Carers, Proxies and the Triangle of Care

You should involve carers and get insights from them, when you are working on evaluating the experiences of people using dementia services..

Working with Carers

It is important to speak with the person with dementia and enable them to make the decisions they can about giving feedback and getting involved.

It is good practice, and compassionate, to involve carers in the care of the person with dementia, with the permission of the person with dementia, where possible. 

In this video from Stories of Dementia, a nurse for people with dementia, Jane, describes how differently she experienced a hospital ward setting when she was personally caring for a loved one with dementia.


Especially in advanced dementia, carers have an important role to play to ensure the person with dementia

  • has a good quality of life
  • does the things that matter to them
  • is able to communicate
  • get their needs met.

Carers know the person with dementia well

  • how their dementia affects them
    • any personality change
    • any things they particularly like to do
    • how to communicate... 

In this video from Stories of Dementia, Lorraine, a nurse, describes a man living with dementia having trouble being understood until the carer was able to be involved in his care and assessment in hospital. 


Carers should be invited to give feedback on services and experience of the person with dementia

  • the service should be aware that carer interests may not be the same as the person with dementia, and of the need to balance the interests of carers and people with dementia.
  • The Triangle of Care sets out good practice and self-assessment standards to help hospital, and other settings, to work with carers to understand the experience of the person with dementia.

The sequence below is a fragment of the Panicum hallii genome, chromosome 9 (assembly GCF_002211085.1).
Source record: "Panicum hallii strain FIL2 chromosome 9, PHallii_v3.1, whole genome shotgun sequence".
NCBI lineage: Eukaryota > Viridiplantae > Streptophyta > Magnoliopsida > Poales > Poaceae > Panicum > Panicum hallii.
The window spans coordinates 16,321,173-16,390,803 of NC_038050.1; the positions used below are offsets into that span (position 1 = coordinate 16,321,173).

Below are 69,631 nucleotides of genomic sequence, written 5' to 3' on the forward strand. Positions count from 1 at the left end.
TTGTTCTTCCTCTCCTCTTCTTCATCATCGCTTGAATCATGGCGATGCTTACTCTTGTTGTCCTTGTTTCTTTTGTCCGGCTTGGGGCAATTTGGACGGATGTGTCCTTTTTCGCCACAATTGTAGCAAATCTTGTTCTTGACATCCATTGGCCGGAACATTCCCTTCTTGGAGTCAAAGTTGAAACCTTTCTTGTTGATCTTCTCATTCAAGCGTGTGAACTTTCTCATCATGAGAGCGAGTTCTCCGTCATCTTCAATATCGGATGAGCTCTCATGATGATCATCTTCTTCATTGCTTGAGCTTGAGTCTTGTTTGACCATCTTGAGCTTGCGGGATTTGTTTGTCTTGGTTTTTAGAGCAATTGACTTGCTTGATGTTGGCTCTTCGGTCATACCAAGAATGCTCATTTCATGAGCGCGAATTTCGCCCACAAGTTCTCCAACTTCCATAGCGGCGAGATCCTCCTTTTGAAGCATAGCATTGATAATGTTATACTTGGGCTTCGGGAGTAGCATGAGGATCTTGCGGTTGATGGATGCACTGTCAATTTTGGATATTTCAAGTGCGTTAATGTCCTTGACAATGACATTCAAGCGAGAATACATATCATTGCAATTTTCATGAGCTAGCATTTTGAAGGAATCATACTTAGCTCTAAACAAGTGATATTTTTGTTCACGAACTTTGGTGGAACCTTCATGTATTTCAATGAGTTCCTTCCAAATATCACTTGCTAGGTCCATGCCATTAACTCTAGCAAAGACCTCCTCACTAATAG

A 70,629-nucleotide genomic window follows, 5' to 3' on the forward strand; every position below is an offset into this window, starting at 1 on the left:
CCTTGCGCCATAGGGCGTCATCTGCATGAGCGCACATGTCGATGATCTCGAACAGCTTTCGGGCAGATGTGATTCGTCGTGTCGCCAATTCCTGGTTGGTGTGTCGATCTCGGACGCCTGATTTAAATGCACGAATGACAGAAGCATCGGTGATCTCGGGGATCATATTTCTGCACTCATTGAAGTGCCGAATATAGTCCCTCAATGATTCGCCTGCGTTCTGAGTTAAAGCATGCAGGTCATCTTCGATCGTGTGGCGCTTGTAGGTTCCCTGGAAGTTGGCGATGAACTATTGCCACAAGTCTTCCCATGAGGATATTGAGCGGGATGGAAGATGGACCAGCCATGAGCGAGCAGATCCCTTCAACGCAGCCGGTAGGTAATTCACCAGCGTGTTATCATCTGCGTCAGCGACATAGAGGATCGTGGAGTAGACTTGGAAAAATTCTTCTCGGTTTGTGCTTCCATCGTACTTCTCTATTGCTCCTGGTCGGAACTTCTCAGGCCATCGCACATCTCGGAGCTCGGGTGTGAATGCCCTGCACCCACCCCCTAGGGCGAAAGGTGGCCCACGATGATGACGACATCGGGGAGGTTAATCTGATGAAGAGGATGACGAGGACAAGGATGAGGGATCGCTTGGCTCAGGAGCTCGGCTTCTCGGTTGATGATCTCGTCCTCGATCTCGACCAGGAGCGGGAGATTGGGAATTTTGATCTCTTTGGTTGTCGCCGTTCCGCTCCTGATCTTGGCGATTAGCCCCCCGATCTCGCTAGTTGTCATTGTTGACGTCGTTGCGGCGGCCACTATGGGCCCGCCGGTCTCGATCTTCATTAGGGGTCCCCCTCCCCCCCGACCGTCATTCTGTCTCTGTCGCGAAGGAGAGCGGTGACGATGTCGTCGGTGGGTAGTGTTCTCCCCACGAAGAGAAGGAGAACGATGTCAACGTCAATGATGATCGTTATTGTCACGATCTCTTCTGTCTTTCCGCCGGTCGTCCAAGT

What is a proxy and why might they be helpful?

The symptoms of dementia may limit the person with dementia's ability to recall their feelings and experiences from hour to hour and day to day.

  • If this is the case, they may not be able to tell other people everything about what's happening and what they would like to be improved. 

A 'proxy' is a person who knows the person with dementia well, is able and willing to provide information about them.

  • The proxy needs to have good, current knowledge - so that they can share what they have heard and observed. This can be helpful.

Consider feedback about experience/quality of life from proxies or carers very carefully.

  • Research has shown that often proxies/carers perceive quality of life and experience very differently to people with dementia, often more negatively.
  • Feedback may reflect the proxy or carer's needs and quality of life, rather than what matters to the person with dementia.

This underlines the importance of involving people with dementia directly, using dementia-friendly methods and environments, wherever possible, not just talking with others about them.